I spent a reflective, informative few hours in The Memorial Centre. It's a beautiful, peaceful and moving place that has been brilliantly and thoughtfully designed. Dr King's personal objects are on display, films depict the struggle of African Americans, news footage shows Dr King's speeches and civil rights marches and there is much more - the museum offers a fascinating, comprehensive and enriching insight into a burning mission which has clearly not yet been completed. It was worth visiting Atlanta for that alone.

But that wasn't the only Georgian experience I had. Being a bit of a Gone with the Wind fan, I had to see some of the surrounding country where the plantation owners once enjoyed such an exclusive existence. And when you clap eyes on the endless miles of rich red soil, the plump, brilliant-green grass and the sensational Antebellum houses, oh boy can you understand why, wrong though they were, the Southerners fought so long and so hard to keep it all for themselves.

I visited Madison, the "typical" small Southern town. It is a ludicrously idyllic, chocolate-box pretty, one-horse town an hour and a half's drive from Atlanta. It couldn't give off the whiff of idealised Southern America more perfectly if it tried, and I suspect it might be doing just that. It was so old-fashioned and quiet that I even allowed myself to indulge in a few minutes "what if I moved here?" fantasy.

One can visit several old plantation houses and as soon as you enter one of the wide front doors (more than likely manned by a local woman wearing a period costume) it feels just like stepping right into Gone with the Wind. Why, you just yearn to sashay in, wafting your fan and swooning from the afternoon's heat.

According to local folklore, Madison was spared General Sherman's torch during the Civil War as he'd made a gentleman's agreement with a Confederate officer not to raze it to the ground if he captured it. The town has many, affordable places to stay in, from lavish rooms in genuine old plantation houses to homey bed and breakfasts. I stayed in The Brady Inn - a series of individual rooms with bathrooms all reached from a wrap-around veranda. Everything was comfortable, quaint and quiet.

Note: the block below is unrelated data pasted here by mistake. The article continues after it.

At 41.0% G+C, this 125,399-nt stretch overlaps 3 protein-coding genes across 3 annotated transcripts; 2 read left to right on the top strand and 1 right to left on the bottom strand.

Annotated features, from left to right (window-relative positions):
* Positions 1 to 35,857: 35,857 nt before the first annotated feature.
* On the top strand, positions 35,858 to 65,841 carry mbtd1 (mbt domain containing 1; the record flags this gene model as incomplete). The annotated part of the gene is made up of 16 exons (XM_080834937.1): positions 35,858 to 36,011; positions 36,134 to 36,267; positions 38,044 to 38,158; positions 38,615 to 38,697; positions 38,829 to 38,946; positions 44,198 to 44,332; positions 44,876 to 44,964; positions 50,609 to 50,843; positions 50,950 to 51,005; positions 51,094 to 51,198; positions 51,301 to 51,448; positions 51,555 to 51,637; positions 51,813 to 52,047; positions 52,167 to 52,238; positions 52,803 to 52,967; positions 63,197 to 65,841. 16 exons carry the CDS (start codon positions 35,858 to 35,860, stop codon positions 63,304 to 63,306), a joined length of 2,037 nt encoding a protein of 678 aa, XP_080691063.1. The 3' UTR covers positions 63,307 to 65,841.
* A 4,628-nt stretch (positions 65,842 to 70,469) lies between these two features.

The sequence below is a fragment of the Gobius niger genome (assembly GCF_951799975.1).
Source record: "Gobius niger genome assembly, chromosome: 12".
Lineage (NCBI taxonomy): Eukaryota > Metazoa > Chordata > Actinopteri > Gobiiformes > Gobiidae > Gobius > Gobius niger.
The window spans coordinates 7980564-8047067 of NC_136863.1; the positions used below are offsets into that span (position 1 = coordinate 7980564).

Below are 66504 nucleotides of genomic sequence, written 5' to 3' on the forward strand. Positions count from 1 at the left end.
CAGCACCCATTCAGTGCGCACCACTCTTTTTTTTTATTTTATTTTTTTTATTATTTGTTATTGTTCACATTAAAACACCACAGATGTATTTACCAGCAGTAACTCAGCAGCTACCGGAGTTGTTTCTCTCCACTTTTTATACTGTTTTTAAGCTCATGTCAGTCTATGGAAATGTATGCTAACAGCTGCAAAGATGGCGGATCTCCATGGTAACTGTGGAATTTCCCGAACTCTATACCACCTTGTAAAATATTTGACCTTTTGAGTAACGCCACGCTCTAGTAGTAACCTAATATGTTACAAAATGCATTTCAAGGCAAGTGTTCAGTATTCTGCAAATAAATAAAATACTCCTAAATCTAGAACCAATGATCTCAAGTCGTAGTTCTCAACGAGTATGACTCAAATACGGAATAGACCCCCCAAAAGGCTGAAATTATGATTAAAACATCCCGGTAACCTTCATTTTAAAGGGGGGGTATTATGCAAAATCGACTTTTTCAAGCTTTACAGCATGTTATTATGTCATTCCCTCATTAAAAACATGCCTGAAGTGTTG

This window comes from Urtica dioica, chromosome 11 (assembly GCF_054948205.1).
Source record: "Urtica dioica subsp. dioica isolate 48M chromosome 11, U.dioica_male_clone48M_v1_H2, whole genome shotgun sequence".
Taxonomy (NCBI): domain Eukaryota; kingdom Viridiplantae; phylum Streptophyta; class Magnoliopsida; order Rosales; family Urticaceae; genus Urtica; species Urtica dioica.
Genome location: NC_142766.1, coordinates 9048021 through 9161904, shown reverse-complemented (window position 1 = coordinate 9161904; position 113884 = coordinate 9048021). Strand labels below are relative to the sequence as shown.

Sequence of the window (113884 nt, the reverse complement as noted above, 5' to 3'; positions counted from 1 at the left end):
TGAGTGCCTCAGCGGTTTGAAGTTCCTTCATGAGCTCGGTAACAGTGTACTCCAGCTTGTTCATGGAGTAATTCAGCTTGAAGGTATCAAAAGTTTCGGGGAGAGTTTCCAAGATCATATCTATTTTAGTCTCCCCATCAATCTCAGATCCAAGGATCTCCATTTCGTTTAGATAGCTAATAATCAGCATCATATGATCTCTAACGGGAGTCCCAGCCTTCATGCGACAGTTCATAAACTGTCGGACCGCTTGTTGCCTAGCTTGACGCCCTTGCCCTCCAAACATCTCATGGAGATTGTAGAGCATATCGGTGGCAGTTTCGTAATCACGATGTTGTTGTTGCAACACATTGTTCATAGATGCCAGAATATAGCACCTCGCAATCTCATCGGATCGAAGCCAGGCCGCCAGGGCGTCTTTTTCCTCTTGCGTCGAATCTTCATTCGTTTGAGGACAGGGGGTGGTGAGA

I would definitely recommend a visit to Atlanta but would urge the visitor to hire a car. It's a sprawling city and having your own transport would make a huge difference to the variety of forays you'd be likely to make. Also, a car would allow a more detailed exploration than I could make into the surrounding areas. I should add that people in Atlanta, and not just waiters and hotel staff but strangers in the street, were unbelievably friendly and smiley - a peculiar if ultimately pleasant experience for a Londoner.

Georgia, and Atlanta in particular, is a fascinating mix of old Southern values (mostly good but not all), architecture and state-of-the-art modernity. You'll find that unlike other, more cosmopolitan, parts of America, a visit there is a wholly and exclusively American experience.

GIVE ME THE FACTS

How to get there

British Airways (0870-850 9 850; www.ba.com) and Delta (0800-414 767) offer returns from Gatwick to Atlanta for around £350 in March. The Georgian Terrace, 659 Peachtree Street, Atlanta (001 404 897 1991; www.thegeorgianterrace.com) offers double rooms from around $200 (£125) per night excluding breakfast.

Brady Inn, 250 North Second Street, Madison (001 706 324 4400; www.bradyinn.com) offers doubles from around $100 (£70) excluding breakfast.

Where to find out more

Georgia Department of Tourism (01293 560 848; www.georgiaonmymind.org).

Arabella Weir, best-selling author of 'Does My Bum Look Big In This?', is working on a screenplay of her novel 'Stupid Cupid'